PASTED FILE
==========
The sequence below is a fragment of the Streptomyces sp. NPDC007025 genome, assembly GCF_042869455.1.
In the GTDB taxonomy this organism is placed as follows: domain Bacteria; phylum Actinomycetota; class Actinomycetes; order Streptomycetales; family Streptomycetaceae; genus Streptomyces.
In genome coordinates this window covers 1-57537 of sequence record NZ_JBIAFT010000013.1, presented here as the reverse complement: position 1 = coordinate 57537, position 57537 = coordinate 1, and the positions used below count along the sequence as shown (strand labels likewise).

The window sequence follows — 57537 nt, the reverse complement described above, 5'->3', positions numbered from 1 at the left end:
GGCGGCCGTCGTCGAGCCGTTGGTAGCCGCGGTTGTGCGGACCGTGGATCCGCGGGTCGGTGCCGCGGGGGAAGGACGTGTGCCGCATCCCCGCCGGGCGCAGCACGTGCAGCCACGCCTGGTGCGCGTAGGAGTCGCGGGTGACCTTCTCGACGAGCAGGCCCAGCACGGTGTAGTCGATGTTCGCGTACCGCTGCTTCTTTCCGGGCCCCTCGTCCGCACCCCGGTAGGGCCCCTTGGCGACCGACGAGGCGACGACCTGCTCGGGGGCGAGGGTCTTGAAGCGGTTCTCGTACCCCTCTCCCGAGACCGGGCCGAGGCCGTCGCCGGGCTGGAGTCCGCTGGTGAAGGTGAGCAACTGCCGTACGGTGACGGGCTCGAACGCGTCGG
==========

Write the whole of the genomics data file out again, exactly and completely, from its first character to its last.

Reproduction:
The sequence below is a fragment of the Streptomyces sp. NPDC007025 genome, assembly GCF_042869455.1.
In the GTDB taxonomy this organism is placed as follows: domain Bacteria; phylum Actinomycetota; class Actinomycetes; order Streptomycetales; family Streptomycetaceae; genus Streptomyces.
In genome coordinates this window covers 1-57537 of sequence record NZ_JBIAFT010000013.1, presented here as the reverse complement: position 1 = coordinate 57537, position 57537 = coordinate 1, and the positions used below count along the sequence as shown (strand labels likewise).

The window sequence follows — 57537 nt, the reverse complement described above, 5'->3', positions numbered from 1 at the left end:
GGCGGCCGTCGTCGAGCCGTTGGTAGCCGCGGTTGTGCGGACCGTGGATCCGCGGGTCGGTGCCGCGGGGGAAGGACGTGTGCCGCATCCCCGCCGGGCGCAGCACGTGCAGCCACGCCTGGTGCGCGTAGGAGTCGCGGGTGACCTTCTCGACGAGCAGGCCCAGCACGGTGTAGTCGATGTTCGCGTACCGCTGCTTCTTTCCGGGCCCCTCGTCCGCACCCCGGTAGGGCCCCTTGGCGACCGACGAGGCGACGACCTGCTCGGGGGCGAGGGTCTTGAAGCGGTTCTCGTACCCCTCTCCCGAGACCGGGCCGAGGCCGTCGCCGGGCTGGAGTCCGCTGGTGAAGGTGAGCAACTGCCGTACGGTGACGGGCTCGAACGCGTCGG